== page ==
Using the name of an Account surrounded by square brackets in the "Category" box is a "transfer" in Quicken terminology.  The convention of "Categorizing" a transaction as a transfer between Accounts as described above is the same way Quicken has always worked, as far as I know.
  • Thank you for your comments. Is there a way for me to see all my check register(checking balance and each bill that I have paid) on a monthly basis? I am struggling to find that view. I can see each account but not a monthly view on what has been paid. Thanks again for your assistance!
  • You are correct. All my entries are entered manually.
  • Tom Young
    Tom Young SuperUser ✭✭✭✭✭
    Here's one way: Click on the gear wheel in the upper right corner of the register, select More Reports, then Register Report.  You can customize the resulting report to cover any period you're interested in looking at by using the "Date range" drop-down list over on the left.  After customizing your report you could then save the report for future use.
    You could use that same saved report for different checking Accounts by customizing it, (large gear wheel up at the top of the report), each time you use the report and selecting what particular checking Account you want to look at.
  • Your comments have been very helpful. Thank you.

    New question - if you have a monthly expense like your electric bill, do you create that under Other liabilities/no loan attached - keep in mind I entering everything under manual? If so, when I pay it, the account is zeroed out the balance. What do I do next month because it is a reoccurring expense.

    Thanks again.
  • Tom Young
    Tom Young SuperUser ✭✭✭✭✭
    edited September 2022
    If you're asking me personally what I do, I don't do a whole lot of accruing, I generally expense a payment like an electric bill when I actually pay it out of checking, so a bill with a cutoff date in September, say, will be expensed probably in October when the payment goes out.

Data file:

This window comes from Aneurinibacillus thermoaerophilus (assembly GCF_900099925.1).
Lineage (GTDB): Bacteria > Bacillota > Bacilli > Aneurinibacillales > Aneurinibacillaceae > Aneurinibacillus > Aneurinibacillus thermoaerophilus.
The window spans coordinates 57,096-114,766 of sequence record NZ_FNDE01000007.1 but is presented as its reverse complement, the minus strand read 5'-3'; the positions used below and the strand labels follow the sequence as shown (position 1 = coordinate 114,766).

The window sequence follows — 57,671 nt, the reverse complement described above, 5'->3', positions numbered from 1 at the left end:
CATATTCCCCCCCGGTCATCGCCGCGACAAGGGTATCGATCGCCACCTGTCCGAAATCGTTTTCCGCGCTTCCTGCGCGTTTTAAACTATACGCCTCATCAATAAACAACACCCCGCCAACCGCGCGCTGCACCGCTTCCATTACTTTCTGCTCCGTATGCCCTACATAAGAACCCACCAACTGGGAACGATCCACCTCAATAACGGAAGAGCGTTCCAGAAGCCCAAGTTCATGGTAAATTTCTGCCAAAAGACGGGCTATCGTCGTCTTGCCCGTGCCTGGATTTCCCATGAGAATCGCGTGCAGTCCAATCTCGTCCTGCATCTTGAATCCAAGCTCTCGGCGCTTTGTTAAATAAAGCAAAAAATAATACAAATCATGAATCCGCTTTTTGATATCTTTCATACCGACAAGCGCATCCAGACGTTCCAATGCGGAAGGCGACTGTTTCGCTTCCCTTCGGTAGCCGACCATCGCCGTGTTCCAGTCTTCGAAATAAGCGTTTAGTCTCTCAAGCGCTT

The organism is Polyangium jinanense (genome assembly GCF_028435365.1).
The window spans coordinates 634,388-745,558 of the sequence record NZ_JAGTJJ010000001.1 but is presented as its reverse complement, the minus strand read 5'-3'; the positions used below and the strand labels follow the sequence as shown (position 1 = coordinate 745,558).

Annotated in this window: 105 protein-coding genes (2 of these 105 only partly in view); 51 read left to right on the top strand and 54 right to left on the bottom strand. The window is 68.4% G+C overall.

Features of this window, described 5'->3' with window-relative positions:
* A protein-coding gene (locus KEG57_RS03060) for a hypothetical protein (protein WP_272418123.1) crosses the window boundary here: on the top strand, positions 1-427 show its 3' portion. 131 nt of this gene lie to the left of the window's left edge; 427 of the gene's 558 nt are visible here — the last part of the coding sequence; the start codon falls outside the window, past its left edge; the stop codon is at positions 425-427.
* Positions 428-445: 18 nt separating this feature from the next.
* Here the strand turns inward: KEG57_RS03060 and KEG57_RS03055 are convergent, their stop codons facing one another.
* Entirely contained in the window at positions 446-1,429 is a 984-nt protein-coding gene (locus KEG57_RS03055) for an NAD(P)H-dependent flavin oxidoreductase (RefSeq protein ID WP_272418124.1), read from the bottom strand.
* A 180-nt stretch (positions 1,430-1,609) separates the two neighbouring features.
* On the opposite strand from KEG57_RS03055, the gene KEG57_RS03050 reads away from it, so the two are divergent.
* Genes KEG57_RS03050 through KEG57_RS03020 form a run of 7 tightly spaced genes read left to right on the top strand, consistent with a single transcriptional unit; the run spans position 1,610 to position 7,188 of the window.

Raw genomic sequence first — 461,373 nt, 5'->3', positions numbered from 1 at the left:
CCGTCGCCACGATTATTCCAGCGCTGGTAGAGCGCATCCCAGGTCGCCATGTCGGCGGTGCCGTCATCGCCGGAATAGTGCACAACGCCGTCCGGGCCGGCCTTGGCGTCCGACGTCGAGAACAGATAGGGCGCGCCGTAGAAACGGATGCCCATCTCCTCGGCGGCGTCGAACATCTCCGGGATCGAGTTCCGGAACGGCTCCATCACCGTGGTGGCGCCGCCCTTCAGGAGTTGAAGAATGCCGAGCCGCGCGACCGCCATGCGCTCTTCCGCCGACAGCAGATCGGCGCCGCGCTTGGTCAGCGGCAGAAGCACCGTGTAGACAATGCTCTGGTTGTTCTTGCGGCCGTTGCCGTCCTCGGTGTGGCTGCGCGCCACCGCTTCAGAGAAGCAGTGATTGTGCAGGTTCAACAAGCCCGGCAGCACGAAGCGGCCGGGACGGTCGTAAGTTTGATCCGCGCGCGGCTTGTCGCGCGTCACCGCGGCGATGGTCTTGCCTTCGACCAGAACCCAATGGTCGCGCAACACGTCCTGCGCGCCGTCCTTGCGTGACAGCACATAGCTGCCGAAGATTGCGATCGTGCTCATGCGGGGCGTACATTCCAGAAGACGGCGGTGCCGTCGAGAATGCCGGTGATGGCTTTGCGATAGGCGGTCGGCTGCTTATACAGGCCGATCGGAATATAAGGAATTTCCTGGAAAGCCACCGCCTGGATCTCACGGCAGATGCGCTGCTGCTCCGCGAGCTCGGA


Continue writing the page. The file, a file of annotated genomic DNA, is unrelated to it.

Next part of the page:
You can, of course, enter a bill with a cutoff date in September in a liability Account, an "Accounts Payable" in effect, and then have the check paying that bill that goes out in October be debited to that liability account to bring the balance to zero.  And then the next month do the exact same thing: record the bill in the liability Account when you receive it, then zero out that liability Account when you atually pay the bill.
    They're your accounting records and you're the Chief Accountant so you can do whatever makes sense to you.
    Since my electric bill cuts off sometimes around mid-month it's not really a bill for the energy used for that month, it's more like half of the prior month and half of the month of the bill's date, so I don't do the extra work necessary to make sure the expense shows up "in the month."  In the memo field I enter the date of the bill so if I wanted to make an estimate of some month's "actual" energy expense I do have the information in Quicken to do that.